431 city workers were laid off Wednesday after two unions and the Daley administration were unable to reach an agreement by a 5 p.m. deadline, the Tribune reports:
"Unfortunately, it's clear there won't be an agreement," said mayoral spokeswoman Jacquelyn Heard. "Today is their last day on the city payroll."
Daley had left the door open at a morning press conference, extending an earlier midnight deadline to Wednesday evening, but he spoke with finality at a lunchtime speech, Chicago Public Radio reports:
I did not want this to happen. And it could have been avoided, and I firmly believe that. I feel very sorry for them and their families. Because at 5 o'clock - 4:30 - they're off.
Listen to Daley's entire address here.
Mayor Daley said Wednesday that layoffs will begin for 431 unionized city workers if their unions can't agree to revised contracts by the end of today.
"I didn't want to lay anyone off," Daley said at a news conference. But "it's better to have a job and give up something than to have no job at all."
Daley praised the dozens of city unions that agreed to contract concessions to preserve jobs and held out faint hope that the two holdouts-- Teamsters Union 726 and AFSCME Council 31-- would reconsider before the layoffs become effective later today.
An AFSCME spokesman told Chicago Public Radio that the union has presented alternative plans to the city and remains open to negotiating.
Daley also disputed a layoff-related story in Wednesday's Sun-Times as "completely false." City Hall reporter Fran Spielman wrote that the Department of Streets and Sanitation, which avoided 323 threatened layoffs, will reverse a longstanding policy of "progressive discipline."
Byrne's decision to wipe the slate clean in a department at the center of the Hired Truck and city hiring scandals would turn that time-honored policy on its ear.
First-time offenders with otherwise clean disciplinary records would apparently be treated the same as chronic offenders.
Brandishing a copy of the article, Daley dismissed the reporting as completely inaccurate, though he never offered any specific contradictory evidence.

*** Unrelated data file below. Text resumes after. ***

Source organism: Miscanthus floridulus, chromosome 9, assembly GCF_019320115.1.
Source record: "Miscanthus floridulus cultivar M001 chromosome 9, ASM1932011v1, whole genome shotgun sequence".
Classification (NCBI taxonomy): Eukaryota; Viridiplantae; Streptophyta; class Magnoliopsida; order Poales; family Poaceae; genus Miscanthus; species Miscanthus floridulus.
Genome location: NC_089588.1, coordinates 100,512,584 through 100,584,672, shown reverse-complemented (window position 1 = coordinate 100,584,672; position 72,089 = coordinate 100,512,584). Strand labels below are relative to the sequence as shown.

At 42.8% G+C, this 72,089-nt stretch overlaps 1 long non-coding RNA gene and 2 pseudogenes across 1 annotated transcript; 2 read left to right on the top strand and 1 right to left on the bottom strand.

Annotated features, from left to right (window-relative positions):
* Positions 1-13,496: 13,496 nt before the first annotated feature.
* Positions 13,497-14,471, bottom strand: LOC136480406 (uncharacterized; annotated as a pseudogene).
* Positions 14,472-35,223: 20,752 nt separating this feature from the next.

The midnight deadline passed for the two holdout unions to agree to concessions without any resolution. Mayor Daley is scheduled to discuss the pending layoffs and any other potential consequences Wednesday morning around 10:30 a.m. Check back for details.
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With a midnight deadline looming and hundreds of city jobs on the line, one more Chicago employees union has blinked while two others continue their stare-down with Mayor Daley.
Laborers Union Local 1001 signed a two-year deal Monday agreeing to the same cost-cutting measures that 40 other unions have also accepted, such as 24 unpaid furlough days a year, comp time instead of overtime pay, and unpaid city holidays.
"To keep the 300 people working, it's something we'll have to live with," Laborers Local 1001 secretary-treasurer Lou Phillips told the Chicago Sun-Times.
According to the Sun-Times, Daley was prepared to reduce 100 more garbage collection crews from two laborers per truck to one if a deal with the union could not be reached.
A spokesman for the two hold-out unions, Teamsters Union 726 and AFSCME Council 31, told Chicago Public Radio that its members are some of the lowest paid city workers and can't afford to take furlough days.
AFSCME leaders on Monday released a letter they sent to Daley asking the mayor for an agreement that doesn't include laying off city workers.
"Despite the mayor's claims to the contrary, his staff has refused -- including as recently as a few hours ago -- to meet with the union to discuss any alternative to layoffs since AFSCME members voted overwhelmingly to reject the Mayor's initial demand that they take 46 unpaid days over the next two years, equal to a 10 percent pay cut," read the letter from Henry Bayer, executive director of AFSCME Council 31.
At a Tuesday press conference Daley, flanked by labor leaders, urged the hold-outs to concede or face 431 layoffs Wednesday.
"If we do not come to an agreement by midnight, then tomorrow will be the last day on the city payroll for 431 employees represented by the Teamsters and AFSCME," the Tribune reports.